The increased prevalence of smart phones and in-vehicle technology over the past decade has created complicated legal issues in determining whether a driver was negligent in causing a car accident. While some of the existing statutes can be applied to this issue, it continues to be a dynamic, developing area of law.
California Distracted Driving Laws
Currently, California statutes prohibit all drivers from using a handheld mobile device while operating a motor vehicle. Drivers under eighteen years of age are further prohibited from using hands-free mobile devices while driving. A separate prohibits texting while driving. There are also exceptions to the ban on the handheld wireless devices while driving, which may be used:
- to make an emergency call to law enforcement, medical and fire services, or any other emergency agency,
- by those operating authorized emergency vehicles, and
- while driving on private property.
Several new California driving laws also went into effect on January 1, 2017. Among other things, these new laws ban motorists from using any feature on an electronic device which requires more than a single tap or swipe. (This does not apply to electronic systems installed in the vehicle by the manufacturer.)
All drivers also have a legal duty of care, which requires them to operate their motor vehicles as the “reasonably prudent driver” would in similar circumstances. Drivers who fail to do so are deemed to be negligent, and they are legally obligated to pay any losses (“legal damages”) which resulted from their negligent driving.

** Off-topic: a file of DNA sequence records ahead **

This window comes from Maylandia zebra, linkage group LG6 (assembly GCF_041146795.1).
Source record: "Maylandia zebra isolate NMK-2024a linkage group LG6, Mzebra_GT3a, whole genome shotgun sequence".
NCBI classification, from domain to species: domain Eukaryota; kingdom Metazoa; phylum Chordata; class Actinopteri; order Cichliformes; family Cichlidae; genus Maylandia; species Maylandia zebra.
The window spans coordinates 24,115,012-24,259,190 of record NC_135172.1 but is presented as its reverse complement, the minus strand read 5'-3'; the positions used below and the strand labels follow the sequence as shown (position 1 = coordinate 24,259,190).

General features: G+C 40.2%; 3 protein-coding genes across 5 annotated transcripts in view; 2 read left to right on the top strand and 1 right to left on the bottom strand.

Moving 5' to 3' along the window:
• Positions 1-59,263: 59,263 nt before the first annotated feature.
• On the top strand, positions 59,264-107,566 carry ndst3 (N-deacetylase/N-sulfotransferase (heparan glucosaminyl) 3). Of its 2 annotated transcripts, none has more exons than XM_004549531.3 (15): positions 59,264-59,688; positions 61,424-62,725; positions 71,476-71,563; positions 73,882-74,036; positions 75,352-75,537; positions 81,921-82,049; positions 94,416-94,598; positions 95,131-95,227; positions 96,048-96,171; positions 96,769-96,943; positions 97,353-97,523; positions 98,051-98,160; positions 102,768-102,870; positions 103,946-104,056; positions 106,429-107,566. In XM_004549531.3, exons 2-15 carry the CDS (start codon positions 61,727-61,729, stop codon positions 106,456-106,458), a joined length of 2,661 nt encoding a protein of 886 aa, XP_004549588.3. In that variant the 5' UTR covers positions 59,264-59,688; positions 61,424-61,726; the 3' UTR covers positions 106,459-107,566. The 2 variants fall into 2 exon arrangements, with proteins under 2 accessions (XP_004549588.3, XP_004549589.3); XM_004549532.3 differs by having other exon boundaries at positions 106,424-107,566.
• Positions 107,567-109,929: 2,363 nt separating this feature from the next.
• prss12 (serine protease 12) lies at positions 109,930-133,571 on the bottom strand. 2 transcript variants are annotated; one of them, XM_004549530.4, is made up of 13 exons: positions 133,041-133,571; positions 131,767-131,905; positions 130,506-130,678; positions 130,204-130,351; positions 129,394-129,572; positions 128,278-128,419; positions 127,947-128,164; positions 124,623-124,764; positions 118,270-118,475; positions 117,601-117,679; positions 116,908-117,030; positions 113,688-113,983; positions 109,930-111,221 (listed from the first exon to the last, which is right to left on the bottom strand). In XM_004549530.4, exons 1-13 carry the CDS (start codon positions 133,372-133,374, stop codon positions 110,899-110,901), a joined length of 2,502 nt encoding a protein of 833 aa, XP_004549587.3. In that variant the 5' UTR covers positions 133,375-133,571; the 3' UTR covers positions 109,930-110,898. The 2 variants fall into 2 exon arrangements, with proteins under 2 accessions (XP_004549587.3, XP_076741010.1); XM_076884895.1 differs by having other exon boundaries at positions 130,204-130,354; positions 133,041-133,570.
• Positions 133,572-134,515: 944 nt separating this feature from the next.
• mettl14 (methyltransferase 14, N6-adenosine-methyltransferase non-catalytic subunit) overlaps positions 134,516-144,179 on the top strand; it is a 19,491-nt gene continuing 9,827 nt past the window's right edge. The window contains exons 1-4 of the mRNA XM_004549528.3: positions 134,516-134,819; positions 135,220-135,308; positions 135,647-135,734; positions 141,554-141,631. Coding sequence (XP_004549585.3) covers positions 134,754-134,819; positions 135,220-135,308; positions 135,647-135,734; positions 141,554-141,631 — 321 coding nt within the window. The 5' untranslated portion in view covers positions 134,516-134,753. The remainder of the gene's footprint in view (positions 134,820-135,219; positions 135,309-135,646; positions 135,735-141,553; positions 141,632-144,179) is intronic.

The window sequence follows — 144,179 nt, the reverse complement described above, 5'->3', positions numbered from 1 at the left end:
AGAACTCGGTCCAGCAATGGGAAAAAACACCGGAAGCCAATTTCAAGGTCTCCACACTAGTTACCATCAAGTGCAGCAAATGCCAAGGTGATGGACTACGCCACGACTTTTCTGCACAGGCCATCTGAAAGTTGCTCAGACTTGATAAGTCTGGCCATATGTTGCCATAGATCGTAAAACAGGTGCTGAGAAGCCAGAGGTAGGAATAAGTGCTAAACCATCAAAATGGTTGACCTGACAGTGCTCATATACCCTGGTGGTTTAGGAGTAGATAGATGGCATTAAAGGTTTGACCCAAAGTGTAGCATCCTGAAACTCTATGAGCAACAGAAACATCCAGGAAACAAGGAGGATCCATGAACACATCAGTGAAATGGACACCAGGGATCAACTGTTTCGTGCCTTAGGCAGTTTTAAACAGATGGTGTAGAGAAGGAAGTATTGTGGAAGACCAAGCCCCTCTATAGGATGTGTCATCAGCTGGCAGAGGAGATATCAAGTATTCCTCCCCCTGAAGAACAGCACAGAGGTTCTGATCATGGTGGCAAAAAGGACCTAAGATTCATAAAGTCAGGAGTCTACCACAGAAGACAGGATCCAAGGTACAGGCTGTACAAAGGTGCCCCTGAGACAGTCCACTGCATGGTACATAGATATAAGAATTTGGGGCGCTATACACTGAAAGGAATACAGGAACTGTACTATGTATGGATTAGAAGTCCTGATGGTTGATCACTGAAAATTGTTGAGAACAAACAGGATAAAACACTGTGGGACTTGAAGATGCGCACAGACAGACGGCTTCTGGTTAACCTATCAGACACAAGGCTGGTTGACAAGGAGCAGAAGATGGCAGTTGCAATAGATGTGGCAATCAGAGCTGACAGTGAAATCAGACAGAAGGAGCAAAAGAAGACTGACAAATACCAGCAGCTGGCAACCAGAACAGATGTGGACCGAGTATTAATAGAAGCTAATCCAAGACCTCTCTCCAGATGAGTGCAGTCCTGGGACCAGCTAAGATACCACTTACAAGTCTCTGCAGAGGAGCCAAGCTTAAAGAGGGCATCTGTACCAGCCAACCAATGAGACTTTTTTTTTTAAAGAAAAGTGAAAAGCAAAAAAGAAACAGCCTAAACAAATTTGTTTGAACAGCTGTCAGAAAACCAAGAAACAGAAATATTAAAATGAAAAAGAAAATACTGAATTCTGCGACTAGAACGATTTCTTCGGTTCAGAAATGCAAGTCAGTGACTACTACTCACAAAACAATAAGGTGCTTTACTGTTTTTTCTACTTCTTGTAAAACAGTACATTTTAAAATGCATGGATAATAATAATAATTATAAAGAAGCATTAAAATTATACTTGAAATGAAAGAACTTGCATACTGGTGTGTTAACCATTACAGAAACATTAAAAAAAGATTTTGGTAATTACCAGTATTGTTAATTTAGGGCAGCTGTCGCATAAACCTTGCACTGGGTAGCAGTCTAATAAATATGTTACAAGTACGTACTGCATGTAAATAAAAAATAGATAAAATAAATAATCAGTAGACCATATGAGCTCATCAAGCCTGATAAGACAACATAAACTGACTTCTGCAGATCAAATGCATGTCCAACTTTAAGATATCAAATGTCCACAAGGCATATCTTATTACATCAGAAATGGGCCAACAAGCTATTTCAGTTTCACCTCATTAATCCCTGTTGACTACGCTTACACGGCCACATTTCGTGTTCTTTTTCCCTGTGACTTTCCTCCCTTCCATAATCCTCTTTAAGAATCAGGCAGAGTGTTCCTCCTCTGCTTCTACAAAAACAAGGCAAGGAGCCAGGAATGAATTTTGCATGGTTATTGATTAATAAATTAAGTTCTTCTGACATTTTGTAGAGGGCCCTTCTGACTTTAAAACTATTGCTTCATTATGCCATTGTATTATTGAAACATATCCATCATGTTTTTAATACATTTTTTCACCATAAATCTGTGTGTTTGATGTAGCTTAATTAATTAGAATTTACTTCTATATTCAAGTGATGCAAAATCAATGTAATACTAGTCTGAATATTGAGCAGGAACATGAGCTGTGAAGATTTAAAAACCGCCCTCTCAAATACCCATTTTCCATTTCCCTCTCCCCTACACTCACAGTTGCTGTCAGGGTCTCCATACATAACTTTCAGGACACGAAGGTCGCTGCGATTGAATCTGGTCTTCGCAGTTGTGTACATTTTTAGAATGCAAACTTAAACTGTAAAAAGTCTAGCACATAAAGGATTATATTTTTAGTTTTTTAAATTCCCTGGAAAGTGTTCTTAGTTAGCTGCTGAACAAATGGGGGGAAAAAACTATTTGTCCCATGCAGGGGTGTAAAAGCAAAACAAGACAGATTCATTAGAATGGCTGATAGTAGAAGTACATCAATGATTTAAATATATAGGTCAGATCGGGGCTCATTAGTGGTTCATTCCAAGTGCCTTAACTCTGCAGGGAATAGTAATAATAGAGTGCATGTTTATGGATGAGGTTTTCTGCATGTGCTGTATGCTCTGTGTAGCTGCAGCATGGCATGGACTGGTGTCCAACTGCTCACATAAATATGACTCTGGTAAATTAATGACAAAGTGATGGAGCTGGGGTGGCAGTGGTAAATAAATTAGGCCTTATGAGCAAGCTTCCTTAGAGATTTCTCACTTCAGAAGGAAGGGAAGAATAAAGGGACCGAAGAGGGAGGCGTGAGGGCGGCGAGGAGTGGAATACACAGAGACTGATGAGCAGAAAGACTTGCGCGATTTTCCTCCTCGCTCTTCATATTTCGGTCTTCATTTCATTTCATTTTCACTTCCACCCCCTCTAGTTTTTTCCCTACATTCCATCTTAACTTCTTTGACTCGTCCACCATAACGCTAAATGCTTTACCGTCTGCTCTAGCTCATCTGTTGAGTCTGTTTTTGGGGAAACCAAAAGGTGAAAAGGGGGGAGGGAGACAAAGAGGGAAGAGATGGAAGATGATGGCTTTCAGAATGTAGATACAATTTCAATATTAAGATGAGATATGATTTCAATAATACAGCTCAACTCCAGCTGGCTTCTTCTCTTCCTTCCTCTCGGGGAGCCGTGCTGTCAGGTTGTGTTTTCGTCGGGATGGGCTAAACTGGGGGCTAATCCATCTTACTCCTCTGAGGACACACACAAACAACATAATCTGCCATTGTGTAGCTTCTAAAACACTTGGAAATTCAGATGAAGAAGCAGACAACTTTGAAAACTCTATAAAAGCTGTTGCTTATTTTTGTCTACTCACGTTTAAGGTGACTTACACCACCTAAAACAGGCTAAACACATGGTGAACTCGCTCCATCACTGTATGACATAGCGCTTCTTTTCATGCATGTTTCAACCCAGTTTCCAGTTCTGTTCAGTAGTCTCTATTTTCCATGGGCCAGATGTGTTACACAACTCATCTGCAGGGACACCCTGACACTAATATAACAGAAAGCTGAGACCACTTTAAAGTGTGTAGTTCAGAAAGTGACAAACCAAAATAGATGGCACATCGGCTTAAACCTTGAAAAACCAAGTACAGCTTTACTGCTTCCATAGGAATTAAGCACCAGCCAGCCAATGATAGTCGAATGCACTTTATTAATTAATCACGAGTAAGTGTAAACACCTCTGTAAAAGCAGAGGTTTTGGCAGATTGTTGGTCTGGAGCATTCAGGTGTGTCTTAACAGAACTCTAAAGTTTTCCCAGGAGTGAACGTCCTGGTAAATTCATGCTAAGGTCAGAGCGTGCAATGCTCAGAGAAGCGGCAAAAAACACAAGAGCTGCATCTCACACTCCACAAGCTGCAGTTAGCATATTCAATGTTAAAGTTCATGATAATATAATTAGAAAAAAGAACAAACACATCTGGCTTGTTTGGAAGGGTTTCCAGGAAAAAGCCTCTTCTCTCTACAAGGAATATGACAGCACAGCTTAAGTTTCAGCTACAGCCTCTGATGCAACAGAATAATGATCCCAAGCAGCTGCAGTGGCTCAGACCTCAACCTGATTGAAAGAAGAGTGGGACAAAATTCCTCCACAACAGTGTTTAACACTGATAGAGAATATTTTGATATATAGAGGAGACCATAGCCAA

Per a recent law that went into effect in California this year, motorists are prohibited from using a cell phone, unless it is hands-free or voice-command only.
Why “Do Not Disturb” Features Are Not Enough to Shield a Driver From Liability
When a driver violates a wireless device law, this can be used as evidence that he or she was driving negligently. But , as our car accident attorneys can explain, this is not the only way in which a driver can be found to be negligent. Even if a driver uses a “do not disturb” feature on the phone, the technology can still distract him or her from driving safely. The very act of activating this feature can distract the driver from the road. Furthermore: the newest distracted driving allows the use of electronic devices installed in the vehicle by the manufacturer. In spite of this, a driver who allows himself to be distracted by that feature can be found negligent. Ultimately, it falls to individual driver to accept personal responsibility for driving safely, and not allowing him- or herself to become distracted by technology.
Distracted driving has become an increasingly prevalent public safety hazard in recent years. It causes many car accidents, and is responsible for a vast number of injuries and deaths on the roads of California every year. If you have been involved in a car accident in the San Fernando Valley, it is important to know what your legal rights are and how to protect them. Contact our office today to learn what an experienced California car accident attorney can do for you.